Judge disciplined for offering to pay teenage girl's penalty
A judge has been disciplined for offering to pay a penalty for a girl who had stabbed her abuser.
The 15-year-old had admitted attacking the man, who had sexually assaulted her when she was younger.
After giving her a two-year youth rehabilitation order, the judge said he would pay a victim surcharge penalty for the girl if one was imposed on her.
Following complaints, Judge Jonathan Durham Hall QC was disciplined for not demonstrating impartiality.
The Judicial Conduct Investigations Office said the Lord Chancellor and the Lord Chief Justice had considered Judge Durham Hall's comment - made during sentencing at Bradford Crown Court - and issued him with "formal advice".
A spokesperson for the Judicial Conduct Investigations Office said: "[Judge Durham Hall] stated that he would pay the victim surcharge himself if the defendant were forced to pay.
"The Lord Chancellor and the Lord Chief Justice considered this failed to demonstrate impartiality, and that his comment amounted to misconduct."
The "formal advice" sanction is the lowest penalty that can be imposed in instances where it is decided disciplinary action is appropriate.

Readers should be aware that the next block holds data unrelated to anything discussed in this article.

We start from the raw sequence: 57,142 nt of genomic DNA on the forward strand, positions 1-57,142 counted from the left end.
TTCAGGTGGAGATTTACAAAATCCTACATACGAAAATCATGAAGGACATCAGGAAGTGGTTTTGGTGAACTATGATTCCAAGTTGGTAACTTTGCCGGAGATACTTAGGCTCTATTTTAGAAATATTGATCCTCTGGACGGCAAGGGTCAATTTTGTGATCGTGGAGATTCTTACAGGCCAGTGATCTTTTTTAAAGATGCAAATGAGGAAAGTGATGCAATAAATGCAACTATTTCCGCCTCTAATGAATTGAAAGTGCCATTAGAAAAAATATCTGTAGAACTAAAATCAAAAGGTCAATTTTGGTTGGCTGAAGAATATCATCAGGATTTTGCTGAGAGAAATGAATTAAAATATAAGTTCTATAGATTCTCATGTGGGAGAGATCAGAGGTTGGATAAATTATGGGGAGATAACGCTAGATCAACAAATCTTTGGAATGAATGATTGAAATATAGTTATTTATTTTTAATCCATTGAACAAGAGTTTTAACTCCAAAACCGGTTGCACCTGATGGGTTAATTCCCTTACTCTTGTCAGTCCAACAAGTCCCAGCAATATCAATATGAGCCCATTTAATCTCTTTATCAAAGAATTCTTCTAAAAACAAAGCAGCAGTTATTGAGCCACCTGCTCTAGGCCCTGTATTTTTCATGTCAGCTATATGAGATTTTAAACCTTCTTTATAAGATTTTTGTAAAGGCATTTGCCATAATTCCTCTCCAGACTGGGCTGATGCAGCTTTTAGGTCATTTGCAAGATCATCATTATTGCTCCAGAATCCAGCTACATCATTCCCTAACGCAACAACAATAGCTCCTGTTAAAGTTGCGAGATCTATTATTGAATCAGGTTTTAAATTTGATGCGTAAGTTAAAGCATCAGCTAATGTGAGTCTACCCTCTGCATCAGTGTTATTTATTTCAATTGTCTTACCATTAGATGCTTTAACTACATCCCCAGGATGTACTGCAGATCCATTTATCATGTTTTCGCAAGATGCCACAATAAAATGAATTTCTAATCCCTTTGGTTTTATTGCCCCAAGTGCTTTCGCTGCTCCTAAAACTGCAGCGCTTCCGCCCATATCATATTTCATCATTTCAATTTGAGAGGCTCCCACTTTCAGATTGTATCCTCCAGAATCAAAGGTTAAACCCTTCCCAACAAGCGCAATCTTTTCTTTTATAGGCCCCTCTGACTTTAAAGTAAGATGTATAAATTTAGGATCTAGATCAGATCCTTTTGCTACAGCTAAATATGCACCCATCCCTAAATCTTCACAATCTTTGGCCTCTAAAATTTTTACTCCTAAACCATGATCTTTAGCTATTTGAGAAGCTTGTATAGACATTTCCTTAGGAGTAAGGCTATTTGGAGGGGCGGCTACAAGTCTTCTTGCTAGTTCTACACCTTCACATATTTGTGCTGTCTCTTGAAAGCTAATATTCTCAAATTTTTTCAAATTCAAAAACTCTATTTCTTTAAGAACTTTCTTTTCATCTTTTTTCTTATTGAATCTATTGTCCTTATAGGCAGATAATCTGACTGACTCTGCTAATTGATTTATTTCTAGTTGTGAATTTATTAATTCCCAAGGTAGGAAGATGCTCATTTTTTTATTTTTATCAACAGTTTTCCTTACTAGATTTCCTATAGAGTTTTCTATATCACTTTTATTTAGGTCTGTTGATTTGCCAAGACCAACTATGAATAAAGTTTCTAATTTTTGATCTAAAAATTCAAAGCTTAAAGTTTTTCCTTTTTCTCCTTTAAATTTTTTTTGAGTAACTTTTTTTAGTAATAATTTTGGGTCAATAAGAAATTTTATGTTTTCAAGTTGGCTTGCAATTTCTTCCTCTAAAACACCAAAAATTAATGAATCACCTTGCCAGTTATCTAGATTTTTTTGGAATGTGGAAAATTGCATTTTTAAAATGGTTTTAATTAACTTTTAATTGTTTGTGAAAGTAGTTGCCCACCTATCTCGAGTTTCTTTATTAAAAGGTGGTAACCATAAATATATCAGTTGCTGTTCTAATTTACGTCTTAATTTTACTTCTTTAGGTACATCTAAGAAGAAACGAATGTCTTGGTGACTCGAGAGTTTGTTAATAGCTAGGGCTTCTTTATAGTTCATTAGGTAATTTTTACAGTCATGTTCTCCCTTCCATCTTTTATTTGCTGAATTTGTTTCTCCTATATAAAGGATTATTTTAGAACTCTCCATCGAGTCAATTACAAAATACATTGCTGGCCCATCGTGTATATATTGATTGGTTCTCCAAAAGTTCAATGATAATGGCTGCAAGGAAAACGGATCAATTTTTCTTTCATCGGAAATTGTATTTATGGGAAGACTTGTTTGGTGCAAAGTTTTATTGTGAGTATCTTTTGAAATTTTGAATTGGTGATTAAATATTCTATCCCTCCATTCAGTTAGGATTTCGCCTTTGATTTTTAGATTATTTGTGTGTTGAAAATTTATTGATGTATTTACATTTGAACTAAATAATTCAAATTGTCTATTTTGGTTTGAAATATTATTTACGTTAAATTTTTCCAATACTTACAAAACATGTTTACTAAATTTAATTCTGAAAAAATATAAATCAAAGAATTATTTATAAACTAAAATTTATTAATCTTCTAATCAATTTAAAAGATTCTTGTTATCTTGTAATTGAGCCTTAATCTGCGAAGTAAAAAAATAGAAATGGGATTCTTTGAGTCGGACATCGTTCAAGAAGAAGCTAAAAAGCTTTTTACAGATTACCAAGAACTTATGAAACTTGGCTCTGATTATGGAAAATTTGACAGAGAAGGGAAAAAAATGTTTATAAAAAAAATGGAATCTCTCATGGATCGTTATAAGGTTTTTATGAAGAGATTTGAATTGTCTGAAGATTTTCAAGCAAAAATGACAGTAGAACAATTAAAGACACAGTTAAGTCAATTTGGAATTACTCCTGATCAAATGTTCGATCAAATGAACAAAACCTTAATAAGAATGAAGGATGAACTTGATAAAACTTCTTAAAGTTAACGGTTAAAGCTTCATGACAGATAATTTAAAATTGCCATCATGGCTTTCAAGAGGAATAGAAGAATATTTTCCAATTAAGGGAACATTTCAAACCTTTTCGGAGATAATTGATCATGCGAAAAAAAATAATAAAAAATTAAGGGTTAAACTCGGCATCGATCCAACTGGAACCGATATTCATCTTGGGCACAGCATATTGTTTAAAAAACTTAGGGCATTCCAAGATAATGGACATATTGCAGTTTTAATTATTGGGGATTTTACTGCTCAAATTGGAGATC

The girl, who had been initially charged with attempted murder, pleaded guilty in 2016 to wounding with intent to cause grievous bodily harm.
She had stabbed Zadhullah Boota in the stomach. He had been given a community order in 2010 after he was convicted of abusing the girl.
In sentencing the girl, Judge Durham Hall said he believed Boota had been dealt with "somewhat leniently".
"It is self-evident that this offence was caused by, and solely relates to, the impact of the offending upon you when you were [a young girl]," he said.
"I hope to be able to help you. There is no question of locking you up. That would be callous and cruel in the extreme."
The court heard the girl, who had handed herself in to police, had told officers her life had been destroyed by the abuse she had suffered.
She said she had felt let down by the justice system when Boota did not go to prison.
The victim surcharge is a financial penalty of between £10 and £170 imposed on defendants in England and Wales when they are sentenced.
The revenue is used to fund victims' services.